From her early cyanotype and mixed-media photographic works to later photographs depicting abstract architectural spaces, Barbara Kasten examines the spatial relationships between light, abstraction, and form.Read More
After graduating from the University of Arizona in 1959, Kasten went on to receive her MFA from the California College of Arts and Crafts, Oakland, in 1970. While in California, she studied with Trude Guermonprez, a Bauhaus-trained artist who had previously taught at Black Mountain College, and absorbed the influences of Bauhaus ideas and the California Light and Space movement, evident in her later work. In 1972, Kasten travelled to Poland on a Fulbright-Hays fellowship, where she worked with sculptor Magdalena Abakanowicz.
With a background in painting, Barbara Kasten turned to experiment with photography in the 1970s. These include her cyanotype works such as the 'Photogenic Painting' (1974—1976) series, and oil and crayon works on photo linen including Untitled 78/5 (1978) and Refraction I (1979), which depict photographic abstractions.
Barbara Kasten's iconic 'Construct' series, begun in the early 1980s, are composed through a range of materials—including Plexiglas, mirrors, wire, mesh, and sheet metal—assembled into stage-like settings in her studio. Presented as photographs, the 'Construct' works engage the viewer's sense of perception in the process of transferring the three-dimensional spaces onto the two-dimensional image. In her 2020 conversation with Ocula Magazine, the artist stressed the significance of perception in her work, that 'it is not a photograph of a sculpture ... there is a photograph and there is a sculpture together, but it's about seeing the material differently.'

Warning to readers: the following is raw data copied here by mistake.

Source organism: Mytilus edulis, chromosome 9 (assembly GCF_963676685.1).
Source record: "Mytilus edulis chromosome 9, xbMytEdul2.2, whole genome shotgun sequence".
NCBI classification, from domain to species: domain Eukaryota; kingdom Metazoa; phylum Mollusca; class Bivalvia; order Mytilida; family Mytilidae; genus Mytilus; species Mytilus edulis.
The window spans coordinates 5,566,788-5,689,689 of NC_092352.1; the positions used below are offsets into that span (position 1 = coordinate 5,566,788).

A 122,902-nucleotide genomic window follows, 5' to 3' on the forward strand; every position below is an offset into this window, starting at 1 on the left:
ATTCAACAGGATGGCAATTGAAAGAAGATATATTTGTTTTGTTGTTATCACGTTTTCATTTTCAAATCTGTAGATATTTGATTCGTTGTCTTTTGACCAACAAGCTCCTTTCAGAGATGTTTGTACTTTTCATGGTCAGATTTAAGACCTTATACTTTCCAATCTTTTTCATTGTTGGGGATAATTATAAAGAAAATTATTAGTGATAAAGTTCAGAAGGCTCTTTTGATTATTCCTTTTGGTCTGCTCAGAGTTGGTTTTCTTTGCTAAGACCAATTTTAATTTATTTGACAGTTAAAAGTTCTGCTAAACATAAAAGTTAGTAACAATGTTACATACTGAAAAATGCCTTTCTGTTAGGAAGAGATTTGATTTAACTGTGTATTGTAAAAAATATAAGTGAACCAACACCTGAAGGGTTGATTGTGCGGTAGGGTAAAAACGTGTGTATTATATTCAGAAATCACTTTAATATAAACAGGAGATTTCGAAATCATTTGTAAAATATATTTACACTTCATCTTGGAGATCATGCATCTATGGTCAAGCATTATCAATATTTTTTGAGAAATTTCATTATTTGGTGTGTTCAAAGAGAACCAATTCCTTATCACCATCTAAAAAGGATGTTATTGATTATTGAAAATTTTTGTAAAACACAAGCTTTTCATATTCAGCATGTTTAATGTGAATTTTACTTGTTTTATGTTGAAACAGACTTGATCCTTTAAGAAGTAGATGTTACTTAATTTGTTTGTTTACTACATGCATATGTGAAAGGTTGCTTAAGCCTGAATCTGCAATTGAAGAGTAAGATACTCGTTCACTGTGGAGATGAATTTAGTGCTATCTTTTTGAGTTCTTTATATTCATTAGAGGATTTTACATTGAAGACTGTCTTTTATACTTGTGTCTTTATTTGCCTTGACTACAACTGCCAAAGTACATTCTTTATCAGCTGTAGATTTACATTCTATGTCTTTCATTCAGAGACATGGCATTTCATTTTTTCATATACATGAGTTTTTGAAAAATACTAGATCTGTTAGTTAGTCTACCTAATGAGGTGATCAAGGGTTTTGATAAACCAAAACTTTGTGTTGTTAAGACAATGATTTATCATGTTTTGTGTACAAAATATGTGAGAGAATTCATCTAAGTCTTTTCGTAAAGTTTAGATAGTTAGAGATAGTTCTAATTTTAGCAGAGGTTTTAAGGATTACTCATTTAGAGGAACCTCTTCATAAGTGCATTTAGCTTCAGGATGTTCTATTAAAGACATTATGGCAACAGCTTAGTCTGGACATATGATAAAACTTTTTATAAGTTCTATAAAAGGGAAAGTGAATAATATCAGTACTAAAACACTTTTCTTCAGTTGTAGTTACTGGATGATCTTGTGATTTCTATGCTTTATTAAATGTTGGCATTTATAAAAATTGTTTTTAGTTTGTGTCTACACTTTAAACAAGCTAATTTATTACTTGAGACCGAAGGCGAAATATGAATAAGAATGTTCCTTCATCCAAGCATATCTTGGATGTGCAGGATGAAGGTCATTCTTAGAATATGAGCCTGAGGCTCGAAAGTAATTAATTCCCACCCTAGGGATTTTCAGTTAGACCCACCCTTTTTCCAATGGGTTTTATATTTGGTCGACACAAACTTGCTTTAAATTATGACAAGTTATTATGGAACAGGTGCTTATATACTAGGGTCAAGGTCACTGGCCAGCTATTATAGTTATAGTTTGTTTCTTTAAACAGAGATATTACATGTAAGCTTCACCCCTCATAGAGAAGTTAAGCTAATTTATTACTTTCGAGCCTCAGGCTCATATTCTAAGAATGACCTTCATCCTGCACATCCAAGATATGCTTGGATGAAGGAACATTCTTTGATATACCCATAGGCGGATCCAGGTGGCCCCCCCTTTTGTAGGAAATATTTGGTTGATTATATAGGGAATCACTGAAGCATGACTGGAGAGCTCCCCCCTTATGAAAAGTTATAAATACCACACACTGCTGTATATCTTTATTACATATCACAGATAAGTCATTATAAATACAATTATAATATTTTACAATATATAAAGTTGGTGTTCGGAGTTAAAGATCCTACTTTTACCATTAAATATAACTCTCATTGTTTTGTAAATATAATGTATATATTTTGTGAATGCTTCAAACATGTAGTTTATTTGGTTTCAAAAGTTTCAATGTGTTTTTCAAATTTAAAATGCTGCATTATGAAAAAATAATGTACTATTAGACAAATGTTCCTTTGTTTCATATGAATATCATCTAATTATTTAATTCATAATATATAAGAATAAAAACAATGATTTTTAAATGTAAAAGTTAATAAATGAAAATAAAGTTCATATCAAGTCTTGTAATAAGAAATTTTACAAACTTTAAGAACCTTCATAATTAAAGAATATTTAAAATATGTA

In her 'Architectural Sites' (1986—1989), Kasten expanded her constructions beyond the studio, working with a professional cinematic lighting crew to transform architectural spaces into bold-coloured abstractions. In the photographic prints such as Architectural Site 8, December 21, 1986 (1986) or Architectural Site 15, October 19, 1987 (1987), the harsh lines and angles, as well as distortions made by mirrors, recall works by Russian Constructivists. Though considered apolitical at the time, Kasten pointed out the subversive nature of her work, saying 'what I found really interesting was what was happening in architecture and how that reflected the fabric of society, because all this architecture was so grandiose.'
Kasten continues to explore abstraction, materiality, and the interplay of light and shadow in her photographic and installation works. 'Studio Constructs', ongoing since 2007, is defined by its comparative lack of colour, while the artist's use of Plexiglas in 'Collision' (2016) allows for an experimentation with transparency and physicality.
Barbara Kasten: Works, Kunstmuseum Wolfsburg (2020); Intervals, Thomas Dane Gallery, London (2017); Barbara Kasten: Stages, Institute of Contemporary Art Philadelphia (2015).
Sharjah Biennial 14: Leaving the Echo Chamber, Making New Time (2019); Picture Fiction: Kenneth Josephson and Contemporary Photography, Museum of Contemporary Art Chicago (2018); Light Play: Experiments in Photography, 1970 to the Present, Los Angeles County Museum of Art (2017); The Polaroid Project: At the Intersection of Art and Technology, co-organised by Amon Carter Museum of American Art, Texas; WestLicht Museum for Photography, Vienna; and MIT Museum (2017).
Sherry Paik | Ocula | 2020